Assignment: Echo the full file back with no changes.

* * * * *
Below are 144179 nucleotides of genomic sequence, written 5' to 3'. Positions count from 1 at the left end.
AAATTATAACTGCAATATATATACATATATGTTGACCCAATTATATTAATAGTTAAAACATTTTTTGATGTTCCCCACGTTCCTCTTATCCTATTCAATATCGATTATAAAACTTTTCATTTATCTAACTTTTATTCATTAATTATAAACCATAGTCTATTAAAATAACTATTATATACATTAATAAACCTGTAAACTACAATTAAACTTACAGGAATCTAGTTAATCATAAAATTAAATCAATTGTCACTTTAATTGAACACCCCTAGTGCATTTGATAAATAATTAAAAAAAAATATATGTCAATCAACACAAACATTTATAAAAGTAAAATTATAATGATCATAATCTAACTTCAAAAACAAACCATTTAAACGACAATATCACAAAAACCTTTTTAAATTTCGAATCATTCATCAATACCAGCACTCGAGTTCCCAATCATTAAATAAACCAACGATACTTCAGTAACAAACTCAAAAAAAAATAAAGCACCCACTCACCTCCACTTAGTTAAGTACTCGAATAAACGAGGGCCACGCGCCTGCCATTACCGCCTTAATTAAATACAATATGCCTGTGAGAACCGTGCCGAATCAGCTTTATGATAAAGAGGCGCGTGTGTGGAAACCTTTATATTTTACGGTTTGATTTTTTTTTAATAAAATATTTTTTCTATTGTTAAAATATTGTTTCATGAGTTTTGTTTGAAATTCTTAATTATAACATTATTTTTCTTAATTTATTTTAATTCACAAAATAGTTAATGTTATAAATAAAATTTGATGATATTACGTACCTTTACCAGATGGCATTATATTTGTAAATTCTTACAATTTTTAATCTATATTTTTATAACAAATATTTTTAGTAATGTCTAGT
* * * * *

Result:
Below are 144179 nucleotides of genomic sequence, written 5' to 3'. Positions count from 1 at the left end.
AAATTATAACTGCAATATATATACATATATGTTGACCCAATTATATTAATAGTTAAAACATTTTTTGATGTTCCCCACGTTCCTCTTATCCTATTCAATATCGATTATAAAACTTTTCATTTATCTAACTTTTATTCATTAATTATAAACCATAGTCTATTAAAATAACTATTATATACATTAATAAACCTGTAAACTACAATTAAACTTACAGGAATCTAGTTAATCATAAAATTAAATCAATTGTCACTTTAATTGAACACCCCTAGTGCATTTGATAAATAATTAAAAAAAAATATATGTCAATCAACACAAACATTTATAAAAGTAAAATTATAATGATCATAATCTAACTTCAAAAACAAACCATTTAAACGACAATATCACAAAAACCTTTTTAAATTTCGAATCATTCATCAATACCAGCACTCGAGTTCCCAATCATTAAATAAACCAACGATACTTCAGTAACAAACTCAAAAAAAAATAAAGCACCCACTCACCTCCACTTAGTTAAGTACTCGAATAAACGAGGGCCACGCGCCTGCCATTACCGCCTTAATTAAATACAATATGCCTGTGAGAACCGTGCCGAATCAGCTTTATGATAAAGAGGCGCGTGTGTGGAAACCTTTATATTTTACGGTTTGATTTTTTTTTAATAAAATATTTTTTCTATTGTTAAAATATTGTTTCATGAGTTTTGTTTGAAATTCTTAATTATAACATTATTTTTCTTAATTTATTTTAATTCACAAAATAGTTAATGTTATAAATAAAATTTGATGATATTACGTACCTTTACCAGATGGCATTATATTTGTAAATTCTTACAATTTTTAATCTATATTTTTATAACAAATATTTTTAGTAATGTCTAGT